UAW sends proposed tentative agreement to GM for approval
The United Auto Workers and General Motors have reached a tentative contract agreement that could end a month-long strike that brought the automaker's U.S. factories to a standstill.
The deal was hammered out Wednesday, but it won't immediately end the strike by more than 49,000 workers.
Not all of the details of the deal are out, but News 10 has learned that the deal will include pay raises, a ratification bonus, a path for temporary employees to become permanent and the auto company will invest billions of dollars in more factories in the United States over the next four years.
Strikers will likely stay on the picket lines at least a few more days until union committees vote on the deal, and the entire membership also must vote.
GM Union worker Matthew Sleeman said he was ready to get back to work and hopes the deal passes the majority vote.
"You know I'm pretty excited about it," Sleeman said. "We've been out here for over a month now and I think we're all ready to get back to work."
News 10's Rachel Sweet spoke with strikers outside of the Lansing Grand River plant following the announcement of the tentative agreement. All in all, strikers were relieved and hopeful that an end is in sight.
"It's been a long time coming and hopefully the deal is what it is and we can all get back here and get back to work," Shawn Foster, of UAW Local 602, said.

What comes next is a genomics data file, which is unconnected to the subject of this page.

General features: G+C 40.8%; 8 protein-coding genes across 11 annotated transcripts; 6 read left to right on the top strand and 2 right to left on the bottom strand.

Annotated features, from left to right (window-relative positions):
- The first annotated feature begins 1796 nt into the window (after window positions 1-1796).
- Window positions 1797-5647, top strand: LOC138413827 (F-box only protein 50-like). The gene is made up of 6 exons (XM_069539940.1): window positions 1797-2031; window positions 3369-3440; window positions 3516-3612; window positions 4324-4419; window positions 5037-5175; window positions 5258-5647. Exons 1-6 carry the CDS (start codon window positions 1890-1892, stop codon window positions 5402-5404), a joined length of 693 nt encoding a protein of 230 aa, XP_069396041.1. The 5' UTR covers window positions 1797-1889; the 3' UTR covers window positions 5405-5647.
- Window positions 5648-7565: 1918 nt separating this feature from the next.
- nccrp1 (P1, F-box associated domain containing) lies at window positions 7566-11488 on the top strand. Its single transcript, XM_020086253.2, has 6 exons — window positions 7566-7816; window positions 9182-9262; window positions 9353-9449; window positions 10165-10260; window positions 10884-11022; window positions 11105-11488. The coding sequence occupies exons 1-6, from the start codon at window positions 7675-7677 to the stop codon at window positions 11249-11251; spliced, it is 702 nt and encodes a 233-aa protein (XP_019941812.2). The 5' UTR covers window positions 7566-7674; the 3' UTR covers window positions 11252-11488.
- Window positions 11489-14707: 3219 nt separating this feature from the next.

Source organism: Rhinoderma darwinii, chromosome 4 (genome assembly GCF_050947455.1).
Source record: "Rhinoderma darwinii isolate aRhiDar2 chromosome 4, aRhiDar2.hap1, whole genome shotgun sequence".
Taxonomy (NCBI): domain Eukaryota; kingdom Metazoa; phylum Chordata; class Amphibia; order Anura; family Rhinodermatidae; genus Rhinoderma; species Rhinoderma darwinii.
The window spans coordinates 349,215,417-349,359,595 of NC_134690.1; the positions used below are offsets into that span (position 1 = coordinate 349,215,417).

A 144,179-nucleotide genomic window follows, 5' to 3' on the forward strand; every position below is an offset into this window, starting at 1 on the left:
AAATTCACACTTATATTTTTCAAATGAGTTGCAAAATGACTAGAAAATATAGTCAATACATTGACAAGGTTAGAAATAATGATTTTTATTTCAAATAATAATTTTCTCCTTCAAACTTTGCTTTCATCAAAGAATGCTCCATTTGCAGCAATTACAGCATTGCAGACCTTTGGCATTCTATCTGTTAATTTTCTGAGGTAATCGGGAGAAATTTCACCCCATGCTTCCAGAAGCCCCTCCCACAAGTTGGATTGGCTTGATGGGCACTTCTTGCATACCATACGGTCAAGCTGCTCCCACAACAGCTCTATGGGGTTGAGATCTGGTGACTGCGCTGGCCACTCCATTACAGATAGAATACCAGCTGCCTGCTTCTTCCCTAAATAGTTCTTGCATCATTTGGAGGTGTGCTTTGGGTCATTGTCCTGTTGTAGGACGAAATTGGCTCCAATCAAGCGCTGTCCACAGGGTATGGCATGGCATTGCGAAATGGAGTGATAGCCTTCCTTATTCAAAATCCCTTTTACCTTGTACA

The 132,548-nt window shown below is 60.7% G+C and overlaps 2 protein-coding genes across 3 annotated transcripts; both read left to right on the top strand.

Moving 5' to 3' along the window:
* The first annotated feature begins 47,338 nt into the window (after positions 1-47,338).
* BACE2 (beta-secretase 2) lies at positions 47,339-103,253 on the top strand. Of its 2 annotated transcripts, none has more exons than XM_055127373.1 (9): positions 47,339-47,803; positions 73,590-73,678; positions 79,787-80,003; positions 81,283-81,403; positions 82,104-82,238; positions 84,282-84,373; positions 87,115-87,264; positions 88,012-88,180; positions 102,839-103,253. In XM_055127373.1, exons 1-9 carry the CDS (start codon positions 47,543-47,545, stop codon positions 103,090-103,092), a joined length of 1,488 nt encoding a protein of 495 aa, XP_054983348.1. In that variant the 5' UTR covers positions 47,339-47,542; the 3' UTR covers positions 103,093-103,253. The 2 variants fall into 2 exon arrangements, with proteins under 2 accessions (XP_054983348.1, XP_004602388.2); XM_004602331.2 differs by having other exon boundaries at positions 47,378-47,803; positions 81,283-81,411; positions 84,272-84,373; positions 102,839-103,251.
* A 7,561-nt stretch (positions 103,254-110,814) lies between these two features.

Strikers say even though they don't know all the specifics, they feel good that there has been some progress.
"It's a good relief, obviously we hope it's a fair contract. We hope that it takes care of our temporary employees," Jason Peek, of UAW Local 602, said.
"I just want temps to get hired and us to get back to work and build these world-class vehicles," Foster said.
As far as what's next, strikers say they hope to get back to work soon.
"We have to get this to the membership and let them read it, and we're never going to get everything we want, but we've got to look at it, see whats going to happen with it," Sleeman said.
"The leadership of the UAW wouldn't have accepted a bad agreement so we should have a good agreement, that sounds great to me," a striker said.
We're just ready for some change, right guys? And we just want to be treated fairly that's all," a striker said.
Sleeman said he hopes the deal is good enough for most.
"I hope that it's good enough for the majority. I mean obviously like I said not everybody is going to get everything they want, but is it better than what we have or at least as good as what we had we hope it's better and then a that point then I hope it passes."
Workers left their jobs early Sept. 16. They wanted a bigger share of GM's profits, job security and a path to permanent jobs for temporary workers.
The company wanted to reduce labor costs in order to compete with foreign auto brands like Toyota or Honda.
"I basically think it showed General Motors that we do deserve a better piece of the pie," Sleeman said. "You know we lost a lot during the bankruptcy. The American public bailed [GM] out, the employees bailed [GM] out, and it's time to take care of the people that helped [GM] out."
The strike shut down all of GM's U.S. factories and hampered production in Canada and Mexico.
Economists estimated General Motors lost more than $1 billion since the strike began.
General Motors CEO Mary Barra joined negotiators at the bargaining table on Tuesday before announcing the tentative agreement.
On Saturday, The United Auto Workers International Executive Board voted to increase the strike pay to $275, which took effect on Sunday.
It would seem that those effort over the week paid off.
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